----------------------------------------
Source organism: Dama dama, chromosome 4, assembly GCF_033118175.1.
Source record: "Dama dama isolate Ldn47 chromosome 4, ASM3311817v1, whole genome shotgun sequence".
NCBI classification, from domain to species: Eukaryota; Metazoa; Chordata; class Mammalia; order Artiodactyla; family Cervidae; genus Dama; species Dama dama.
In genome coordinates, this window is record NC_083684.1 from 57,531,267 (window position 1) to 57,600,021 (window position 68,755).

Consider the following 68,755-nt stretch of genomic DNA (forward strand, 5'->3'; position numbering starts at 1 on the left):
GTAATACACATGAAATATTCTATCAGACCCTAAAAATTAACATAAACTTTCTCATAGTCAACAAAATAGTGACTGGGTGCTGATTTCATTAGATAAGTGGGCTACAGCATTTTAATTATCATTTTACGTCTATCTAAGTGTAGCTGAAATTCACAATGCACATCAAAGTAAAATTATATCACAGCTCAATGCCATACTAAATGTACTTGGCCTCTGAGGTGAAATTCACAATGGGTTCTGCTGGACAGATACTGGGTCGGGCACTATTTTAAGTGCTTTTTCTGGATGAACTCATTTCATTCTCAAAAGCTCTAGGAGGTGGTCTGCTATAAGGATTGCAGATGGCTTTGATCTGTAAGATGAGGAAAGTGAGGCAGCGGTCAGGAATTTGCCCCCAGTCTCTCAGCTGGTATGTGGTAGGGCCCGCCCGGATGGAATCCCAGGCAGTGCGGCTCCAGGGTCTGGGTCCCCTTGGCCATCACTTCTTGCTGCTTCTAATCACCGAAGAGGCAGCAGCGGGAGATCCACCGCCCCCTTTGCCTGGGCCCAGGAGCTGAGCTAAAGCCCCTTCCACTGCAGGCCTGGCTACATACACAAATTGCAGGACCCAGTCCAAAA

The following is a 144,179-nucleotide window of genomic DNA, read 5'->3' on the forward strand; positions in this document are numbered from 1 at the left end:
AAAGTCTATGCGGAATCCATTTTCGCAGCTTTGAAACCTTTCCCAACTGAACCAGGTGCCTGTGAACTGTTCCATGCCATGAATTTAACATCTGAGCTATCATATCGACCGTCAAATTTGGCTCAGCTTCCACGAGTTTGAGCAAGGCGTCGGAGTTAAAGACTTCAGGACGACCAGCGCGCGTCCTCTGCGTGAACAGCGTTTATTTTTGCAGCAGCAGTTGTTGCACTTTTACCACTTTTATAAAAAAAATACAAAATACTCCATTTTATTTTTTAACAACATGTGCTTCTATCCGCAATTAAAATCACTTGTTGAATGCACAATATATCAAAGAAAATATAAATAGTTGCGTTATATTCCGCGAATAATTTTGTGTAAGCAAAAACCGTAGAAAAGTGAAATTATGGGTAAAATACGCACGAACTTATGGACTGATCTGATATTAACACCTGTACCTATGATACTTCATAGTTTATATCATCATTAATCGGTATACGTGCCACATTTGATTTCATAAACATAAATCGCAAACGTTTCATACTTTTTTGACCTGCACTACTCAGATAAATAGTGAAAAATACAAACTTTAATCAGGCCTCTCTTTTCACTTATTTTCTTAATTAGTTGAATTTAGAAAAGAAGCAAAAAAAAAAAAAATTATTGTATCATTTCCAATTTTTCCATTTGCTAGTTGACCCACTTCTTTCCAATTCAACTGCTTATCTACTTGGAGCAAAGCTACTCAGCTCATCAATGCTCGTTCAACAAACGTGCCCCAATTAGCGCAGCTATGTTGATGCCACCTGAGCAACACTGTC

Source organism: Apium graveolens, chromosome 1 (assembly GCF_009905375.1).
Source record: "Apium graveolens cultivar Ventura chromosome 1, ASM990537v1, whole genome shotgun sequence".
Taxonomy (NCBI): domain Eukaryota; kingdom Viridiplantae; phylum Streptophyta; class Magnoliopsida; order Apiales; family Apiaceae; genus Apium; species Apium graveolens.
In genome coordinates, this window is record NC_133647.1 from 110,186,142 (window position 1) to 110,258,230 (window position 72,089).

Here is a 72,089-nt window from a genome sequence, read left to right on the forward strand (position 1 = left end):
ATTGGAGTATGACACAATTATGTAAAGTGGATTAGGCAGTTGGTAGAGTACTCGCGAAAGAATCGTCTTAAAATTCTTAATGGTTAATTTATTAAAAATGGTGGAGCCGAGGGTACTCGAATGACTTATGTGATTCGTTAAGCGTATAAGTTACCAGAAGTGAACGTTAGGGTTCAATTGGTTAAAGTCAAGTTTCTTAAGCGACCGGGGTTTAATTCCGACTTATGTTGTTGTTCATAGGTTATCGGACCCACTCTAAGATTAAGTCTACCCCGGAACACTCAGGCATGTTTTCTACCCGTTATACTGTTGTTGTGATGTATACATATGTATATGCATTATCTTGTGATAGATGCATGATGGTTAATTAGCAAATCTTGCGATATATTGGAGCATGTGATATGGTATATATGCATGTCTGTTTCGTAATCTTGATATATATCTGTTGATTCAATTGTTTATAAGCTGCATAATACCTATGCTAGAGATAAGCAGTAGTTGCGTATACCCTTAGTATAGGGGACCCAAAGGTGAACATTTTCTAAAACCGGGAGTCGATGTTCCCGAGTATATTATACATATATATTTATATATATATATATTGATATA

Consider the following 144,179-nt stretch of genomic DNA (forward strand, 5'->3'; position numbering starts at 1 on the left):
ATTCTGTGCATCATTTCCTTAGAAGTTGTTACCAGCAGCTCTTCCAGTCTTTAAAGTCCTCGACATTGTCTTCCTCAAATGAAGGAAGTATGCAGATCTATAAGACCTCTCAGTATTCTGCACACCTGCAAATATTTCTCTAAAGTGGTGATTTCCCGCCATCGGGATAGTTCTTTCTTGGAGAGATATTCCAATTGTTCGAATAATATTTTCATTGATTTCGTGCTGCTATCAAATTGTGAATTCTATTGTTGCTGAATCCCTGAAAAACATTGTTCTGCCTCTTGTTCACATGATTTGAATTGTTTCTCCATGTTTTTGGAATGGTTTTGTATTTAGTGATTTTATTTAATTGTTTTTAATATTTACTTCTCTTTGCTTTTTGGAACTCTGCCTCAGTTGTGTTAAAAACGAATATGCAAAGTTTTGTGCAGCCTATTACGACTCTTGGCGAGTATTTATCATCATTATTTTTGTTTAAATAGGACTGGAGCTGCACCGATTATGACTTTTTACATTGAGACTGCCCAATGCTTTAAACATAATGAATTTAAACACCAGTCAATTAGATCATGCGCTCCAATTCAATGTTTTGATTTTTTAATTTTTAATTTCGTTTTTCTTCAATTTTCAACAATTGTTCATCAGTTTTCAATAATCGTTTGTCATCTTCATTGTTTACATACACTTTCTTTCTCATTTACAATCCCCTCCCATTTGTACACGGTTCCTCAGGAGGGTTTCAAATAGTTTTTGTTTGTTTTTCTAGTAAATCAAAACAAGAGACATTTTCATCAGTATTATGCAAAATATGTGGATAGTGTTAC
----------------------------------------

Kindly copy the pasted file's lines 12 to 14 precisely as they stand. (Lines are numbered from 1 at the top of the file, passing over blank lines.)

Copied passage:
In genome coordinates, this window is record NC_133647.1 from 110,186,142 (window position 1) to 110,258,230 (window position 72,089).

Here is a 72,089-nt window from a genome sequence, read left to right on the forward strand (position 1 = left end):
ATTGGAGTATGACACAATTATGTAAAGTGGATTAGGCAGTTGGTAGAGTACTCGCGAAAGAATCGTCTTAAAATTCTTAATGGTTAATTTATTAAAAATGGTGGAGCCGAGGGTACTCGAATGACTTATGTGATTCGTTAAGCGTATAAGTTACCAGAAGTGAACGTTAGGGTTCAATTGGTTAAAGTCAAGTTTCTTAAGCGACCGGGGTTTAATTCCGACTTATGTTGTTGTTCATAGGTTATCGGACCCACTCTAAGATTAAGTCTACCCCGGAACACTCAGGCATGTTTTCTACCCGTTATACTGTTGTTGTGATGTATACATATGTATATGCATTATCTTGTGATAGATGCATGATGGTTAATTAGCAAATCTTGCGATATATTGGAGCATGTGATATGGTATATATGCATGTCTGTTTCGTAATCTTGATATATATCTGTTGATTCAATTGTTTATAAGCTGCATAATACCTATGCTAGAGATAAGCAGTAGTTGCGTATACCCTTAGTATAGGGGACCCAAAGGTGAACATTTTCTAAAACCGGGAGTCGATGTTCCCGAGTATATTATACATATATATTTATATATATATATATTGATATA